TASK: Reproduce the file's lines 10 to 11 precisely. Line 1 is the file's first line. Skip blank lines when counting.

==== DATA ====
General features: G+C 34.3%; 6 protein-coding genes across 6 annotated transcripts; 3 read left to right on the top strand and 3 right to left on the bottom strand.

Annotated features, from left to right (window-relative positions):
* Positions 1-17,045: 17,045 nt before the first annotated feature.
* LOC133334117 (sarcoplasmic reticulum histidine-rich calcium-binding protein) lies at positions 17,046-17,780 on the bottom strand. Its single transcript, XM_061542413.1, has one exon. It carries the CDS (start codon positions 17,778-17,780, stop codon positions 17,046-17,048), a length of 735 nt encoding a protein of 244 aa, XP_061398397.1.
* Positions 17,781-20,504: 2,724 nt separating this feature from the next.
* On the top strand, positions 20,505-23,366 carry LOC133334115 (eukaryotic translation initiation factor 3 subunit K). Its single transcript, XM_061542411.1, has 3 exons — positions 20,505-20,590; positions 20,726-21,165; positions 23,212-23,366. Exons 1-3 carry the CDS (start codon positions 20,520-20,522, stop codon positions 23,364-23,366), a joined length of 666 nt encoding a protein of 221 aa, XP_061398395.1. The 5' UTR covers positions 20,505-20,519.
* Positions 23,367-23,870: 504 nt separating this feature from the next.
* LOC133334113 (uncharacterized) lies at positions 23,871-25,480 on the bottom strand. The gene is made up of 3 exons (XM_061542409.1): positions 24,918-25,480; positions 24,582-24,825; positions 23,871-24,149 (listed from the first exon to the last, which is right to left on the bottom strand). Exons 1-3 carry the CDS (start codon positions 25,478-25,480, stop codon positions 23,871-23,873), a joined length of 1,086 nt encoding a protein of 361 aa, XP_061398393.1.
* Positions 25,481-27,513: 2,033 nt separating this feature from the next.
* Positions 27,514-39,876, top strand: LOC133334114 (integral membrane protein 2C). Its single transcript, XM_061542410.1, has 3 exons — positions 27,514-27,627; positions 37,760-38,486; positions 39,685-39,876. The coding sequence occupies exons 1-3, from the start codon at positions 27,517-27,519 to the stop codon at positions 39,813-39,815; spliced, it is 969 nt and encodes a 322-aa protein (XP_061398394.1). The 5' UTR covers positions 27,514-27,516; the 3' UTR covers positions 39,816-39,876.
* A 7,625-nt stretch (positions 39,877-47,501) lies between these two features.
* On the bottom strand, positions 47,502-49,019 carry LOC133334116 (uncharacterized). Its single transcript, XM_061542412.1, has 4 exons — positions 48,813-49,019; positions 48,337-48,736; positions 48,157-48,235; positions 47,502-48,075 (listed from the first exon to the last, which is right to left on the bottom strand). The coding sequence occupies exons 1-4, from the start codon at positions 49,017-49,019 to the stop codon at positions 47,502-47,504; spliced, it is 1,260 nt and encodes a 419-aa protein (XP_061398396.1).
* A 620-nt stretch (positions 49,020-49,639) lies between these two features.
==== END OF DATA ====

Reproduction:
* Positions 27,514-39,876, top strand: LOC133334114 (integral membrane protein 2C). Its single transcript, XM_061542410.1, has 3 exons — positions 27,514-27,627; positions 37,760-38,486; positions 39,685-39,876. The coding sequence occupies exons 1-3, from the start codon at positions 27,517-27,519 to the stop codon at positions 39,813-39,815; spliced, it is 969 nt and encodes a 322-aa protein (XP_061398394.1). The 5' UTR covers positions 27,514-27,516; the 3' UTR covers positions 39,816-39,876.
* A 7,625-nt stretch (positions 39,877-47,501) lies between these two features.